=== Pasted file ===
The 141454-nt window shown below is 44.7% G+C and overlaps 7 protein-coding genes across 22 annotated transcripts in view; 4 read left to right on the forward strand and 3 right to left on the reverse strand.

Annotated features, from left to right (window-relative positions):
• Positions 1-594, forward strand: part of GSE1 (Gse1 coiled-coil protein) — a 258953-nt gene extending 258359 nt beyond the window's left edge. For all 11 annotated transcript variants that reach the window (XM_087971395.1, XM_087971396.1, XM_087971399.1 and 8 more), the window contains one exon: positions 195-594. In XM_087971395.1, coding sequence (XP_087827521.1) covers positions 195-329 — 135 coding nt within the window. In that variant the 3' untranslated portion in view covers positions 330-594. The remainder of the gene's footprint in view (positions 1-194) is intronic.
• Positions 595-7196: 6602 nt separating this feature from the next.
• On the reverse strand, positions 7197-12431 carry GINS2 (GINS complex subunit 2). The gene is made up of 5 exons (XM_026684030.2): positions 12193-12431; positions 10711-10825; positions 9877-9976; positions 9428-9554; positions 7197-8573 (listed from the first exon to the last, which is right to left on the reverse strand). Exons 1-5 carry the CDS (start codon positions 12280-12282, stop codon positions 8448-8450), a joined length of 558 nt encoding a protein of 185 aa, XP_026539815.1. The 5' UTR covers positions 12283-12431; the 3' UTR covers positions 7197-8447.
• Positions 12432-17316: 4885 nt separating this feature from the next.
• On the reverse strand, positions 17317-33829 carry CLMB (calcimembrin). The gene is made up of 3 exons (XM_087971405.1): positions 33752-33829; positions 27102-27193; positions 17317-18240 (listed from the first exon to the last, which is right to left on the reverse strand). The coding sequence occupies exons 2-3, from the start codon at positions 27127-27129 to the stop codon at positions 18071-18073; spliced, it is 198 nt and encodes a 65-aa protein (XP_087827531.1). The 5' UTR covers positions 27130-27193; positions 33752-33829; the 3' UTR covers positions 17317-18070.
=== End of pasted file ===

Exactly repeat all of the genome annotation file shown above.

The 141454-nt window shown below is 44.7% G+C and overlaps 7 protein-coding genes across 22 annotated transcripts in view; 4 read left to right on the forward strand and 3 right to left on the reverse strand.

Annotated features, from left to right (window-relative positions):
• Positions 1-594, forward strand: part of GSE1 (Gse1 coiled-coil protein) — a 258953-nt gene extending 258359 nt beyond the window's left edge. For all 11 annotated transcript variants that reach the window (XM_087971395.1, XM_087971396.1, XM_087971399.1 and 8 more), the window contains one exon: positions 195-594. In XM_087971395.1, coding sequence (XP_087827521.1) covers positions 195-329 — 135 coding nt within the window. In that variant the 3' untranslated portion in view covers positions 330-594. The remainder of the gene's footprint in view (positions 1-194) is intronic.
• Positions 595-7196: 6602 nt separating this feature from the next.
• On the reverse strand, positions 7197-12431 carry GINS2 (GINS complex subunit 2). The gene is made up of 5 exons (XM_026684030.2): positions 12193-12431; positions 10711-10825; positions 9877-9976; positions 9428-9554; positions 7197-8573 (listed from the first exon to the last, which is right to left on the reverse strand). Exons 1-5 carry the CDS (start codon positions 12280-12282, stop codon positions 8448-8450), a joined length of 558 nt encoding a protein of 185 aa, XP_026539815.1. The 5' UTR covers positions 12283-12431; the 3' UTR covers positions 7197-8447.
• Positions 12432-17316: 4885 nt separating this feature from the next.
• On the reverse strand, positions 17317-33829 carry CLMB (calcimembrin). The gene is made up of 3 exons (XM_087971405.1): positions 33752-33829; positions 27102-27193; positions 17317-18240 (listed from the first exon to the last, which is right to left on the reverse strand). The coding sequence occupies exons 2-3, from the start codon at positions 27127-27129 to the stop codon at positions 18071-18073; spliced, it is 198 nt and encodes a 65-aa protein (XP_087827531.1). The 5' UTR covers positions 27130-27193; positions 33752-33829; the 3' UTR covers positions 17317-18070.